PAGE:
This is a term used by gender non-conforming folks who fit more on the masculine side (in whatever form) in their identity, but present in a more feminine way. It is more about gender expression than gender identity.
This refers to folks whose gender presentation does not conform to (binary) gender norms, and/or their gender expression may not reflect their actual gender identity. The term is used mostly by transgender and non-binary folks, but it may be used by cis people as well.
To learn more, listen to the conversation with Lux.
A gender identity that changes; that is not set. It can change consistently (daily, weekly, monthly, etc) or randomly; and between any and all genders.
An identity where the intensity of one’s gender fluctuates. It could be considered a type of genderfluid.
To learn more, listen to the conversation with Jareth.
This term is used by people who have a gender experience that is different from the norm or the mainstream. It can be a gender identity of its own as well as an umbrella term.
Gender Identity Clinic
Gender Recognition Certificate
Hormone Replacement Therapy
Intersex Genital Mutilation; a term that refers to any non-consensual surgery performed on intersex people. Parents of babies born with genital intersex characteristics are recommended (or pressured) by doctors to undergo medically unnecessary ‘normalising’ surgery, to make external genitals appear more typically ‘male’ or ‘female’, and may also involve removing and/or altering internal sex organs. Intersex people of any age may experience this; not just infants, because some people only discover later in life that they are intersex.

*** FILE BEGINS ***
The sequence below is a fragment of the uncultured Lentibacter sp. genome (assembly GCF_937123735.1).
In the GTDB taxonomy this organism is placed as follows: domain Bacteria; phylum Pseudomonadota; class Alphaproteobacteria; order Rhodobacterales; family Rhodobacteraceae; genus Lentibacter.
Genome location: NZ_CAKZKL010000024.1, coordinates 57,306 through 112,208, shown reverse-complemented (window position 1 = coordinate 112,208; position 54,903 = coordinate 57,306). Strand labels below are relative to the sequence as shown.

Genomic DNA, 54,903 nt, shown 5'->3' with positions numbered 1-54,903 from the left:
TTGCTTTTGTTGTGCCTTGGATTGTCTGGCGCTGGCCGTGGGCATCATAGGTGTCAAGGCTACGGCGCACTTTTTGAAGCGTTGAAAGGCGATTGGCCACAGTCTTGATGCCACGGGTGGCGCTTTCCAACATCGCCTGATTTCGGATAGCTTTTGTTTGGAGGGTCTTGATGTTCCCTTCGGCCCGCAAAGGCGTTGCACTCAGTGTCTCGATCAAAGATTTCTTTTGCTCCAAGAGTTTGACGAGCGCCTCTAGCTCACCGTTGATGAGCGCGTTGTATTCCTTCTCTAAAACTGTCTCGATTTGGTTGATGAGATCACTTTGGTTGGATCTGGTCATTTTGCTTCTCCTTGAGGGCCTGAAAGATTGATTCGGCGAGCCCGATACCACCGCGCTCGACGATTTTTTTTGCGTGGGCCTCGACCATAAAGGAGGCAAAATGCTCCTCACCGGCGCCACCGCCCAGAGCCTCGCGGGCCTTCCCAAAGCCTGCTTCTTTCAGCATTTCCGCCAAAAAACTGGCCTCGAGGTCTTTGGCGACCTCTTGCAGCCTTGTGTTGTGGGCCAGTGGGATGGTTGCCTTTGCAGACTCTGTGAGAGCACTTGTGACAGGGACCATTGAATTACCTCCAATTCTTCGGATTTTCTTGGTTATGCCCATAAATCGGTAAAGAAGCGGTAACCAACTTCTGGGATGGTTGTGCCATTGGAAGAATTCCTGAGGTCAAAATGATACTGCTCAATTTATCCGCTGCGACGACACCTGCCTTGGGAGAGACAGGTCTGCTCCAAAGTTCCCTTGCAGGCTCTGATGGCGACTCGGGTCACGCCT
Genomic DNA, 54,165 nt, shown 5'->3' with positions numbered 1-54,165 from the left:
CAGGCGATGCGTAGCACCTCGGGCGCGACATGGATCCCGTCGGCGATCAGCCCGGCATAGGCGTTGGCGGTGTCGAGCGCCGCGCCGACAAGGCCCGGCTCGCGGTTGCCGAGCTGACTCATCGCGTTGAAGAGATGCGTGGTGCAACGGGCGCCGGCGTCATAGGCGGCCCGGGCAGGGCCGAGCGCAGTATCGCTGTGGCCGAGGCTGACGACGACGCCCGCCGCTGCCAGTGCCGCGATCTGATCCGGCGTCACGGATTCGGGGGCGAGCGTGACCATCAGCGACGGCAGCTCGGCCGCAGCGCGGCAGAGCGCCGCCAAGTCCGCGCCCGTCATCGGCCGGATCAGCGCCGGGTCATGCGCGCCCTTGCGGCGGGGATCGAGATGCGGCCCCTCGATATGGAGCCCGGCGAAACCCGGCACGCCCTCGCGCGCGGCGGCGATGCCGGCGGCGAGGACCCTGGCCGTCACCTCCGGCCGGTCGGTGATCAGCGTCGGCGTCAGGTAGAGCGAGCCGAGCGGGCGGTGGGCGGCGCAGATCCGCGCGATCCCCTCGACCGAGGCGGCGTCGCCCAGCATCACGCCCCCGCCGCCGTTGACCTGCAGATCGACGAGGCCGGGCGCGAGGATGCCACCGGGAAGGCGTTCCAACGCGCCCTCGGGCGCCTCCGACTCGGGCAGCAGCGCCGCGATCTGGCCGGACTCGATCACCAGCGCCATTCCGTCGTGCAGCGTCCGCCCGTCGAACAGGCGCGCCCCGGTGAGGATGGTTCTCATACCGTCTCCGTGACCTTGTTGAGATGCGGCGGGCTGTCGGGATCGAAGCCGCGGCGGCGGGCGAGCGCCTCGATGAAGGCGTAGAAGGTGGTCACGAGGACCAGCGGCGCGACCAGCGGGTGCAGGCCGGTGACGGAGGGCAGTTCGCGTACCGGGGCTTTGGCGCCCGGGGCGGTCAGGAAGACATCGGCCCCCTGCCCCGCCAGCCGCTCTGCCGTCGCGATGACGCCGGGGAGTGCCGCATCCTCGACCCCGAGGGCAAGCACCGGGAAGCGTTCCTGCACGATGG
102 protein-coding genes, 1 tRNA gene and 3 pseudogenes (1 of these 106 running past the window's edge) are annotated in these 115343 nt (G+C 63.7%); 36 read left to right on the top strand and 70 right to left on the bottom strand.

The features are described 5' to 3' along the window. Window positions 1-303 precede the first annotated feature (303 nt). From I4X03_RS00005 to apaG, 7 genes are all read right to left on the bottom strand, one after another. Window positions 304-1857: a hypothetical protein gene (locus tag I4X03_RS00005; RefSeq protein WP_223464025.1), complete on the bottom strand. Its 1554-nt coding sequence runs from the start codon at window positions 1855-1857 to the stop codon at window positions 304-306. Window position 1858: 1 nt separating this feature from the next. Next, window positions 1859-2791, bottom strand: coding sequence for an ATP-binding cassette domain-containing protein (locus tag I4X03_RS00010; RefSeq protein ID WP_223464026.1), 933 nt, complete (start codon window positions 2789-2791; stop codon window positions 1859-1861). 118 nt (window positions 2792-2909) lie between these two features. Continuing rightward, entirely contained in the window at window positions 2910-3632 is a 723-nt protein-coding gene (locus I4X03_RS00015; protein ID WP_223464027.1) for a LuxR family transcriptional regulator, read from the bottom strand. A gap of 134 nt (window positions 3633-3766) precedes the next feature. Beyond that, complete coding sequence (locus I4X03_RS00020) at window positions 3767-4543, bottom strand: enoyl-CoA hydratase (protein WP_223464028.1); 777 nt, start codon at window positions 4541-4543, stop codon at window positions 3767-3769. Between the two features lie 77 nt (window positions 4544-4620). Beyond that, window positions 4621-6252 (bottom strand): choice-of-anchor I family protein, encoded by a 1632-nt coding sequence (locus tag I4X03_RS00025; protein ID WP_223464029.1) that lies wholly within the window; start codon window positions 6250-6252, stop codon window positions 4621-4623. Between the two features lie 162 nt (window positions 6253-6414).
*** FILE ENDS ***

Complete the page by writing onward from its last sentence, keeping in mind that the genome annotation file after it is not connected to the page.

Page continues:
Intersex individuals have variations in the development of sex characteristics that do not fit typical male or female norms. These variations can include internal and external genitalia, chromosomes, and hormones. Intersex is part of the LGBT+ umbrella, but not all intersex folks consider themselves a part of the LGBT+ community. Antonym of Endosex – see above.
A gender identity that falls under the non-binary umbrella, that is entirely separate from ‘conventional’ genders and gendered concepts like masculine and feminine. It’s not the absence of gender, or gender neutrality, but its own unique gender identity.
To learn more, listen to the conversation with Renée.
A gender identity used by folks who do not identify with their assigned gender at birth, but also do not feel they are transgender. A space outside cisgender and transgender.
To learn more, listen to the conversation with Talea.
MTF or M2F
Male To Female. Someone who is transitioning (or has transitioned) from male to female. A binary transition.
With the binary being man and woman, non-binary refers to gender identities other than these. This is an umbrella term; a spectrum that includes identities between the binaries, outside the binaries, or completely separate from the binaries. Rather than thinking of non-binary as a sliding scale between the binaries of man and woman, some consider it more three-dimensional, like a galaxy surrounding the binary genders. Some non-binary folks may be transgender as well, while others are not.
‘NB’ is sometimes used to abbreviate ‘Non-Binary’, however it is also used in the black community to mean ‘Non-Black’. Even though context would often make it clear what is meant, it is suggested that other abbreviations are used, such as enby, enbie, eNBy, NBi or NBy. As with all labels, these are very person-specific; for example, some folks find the term ‘enby’ infantilising.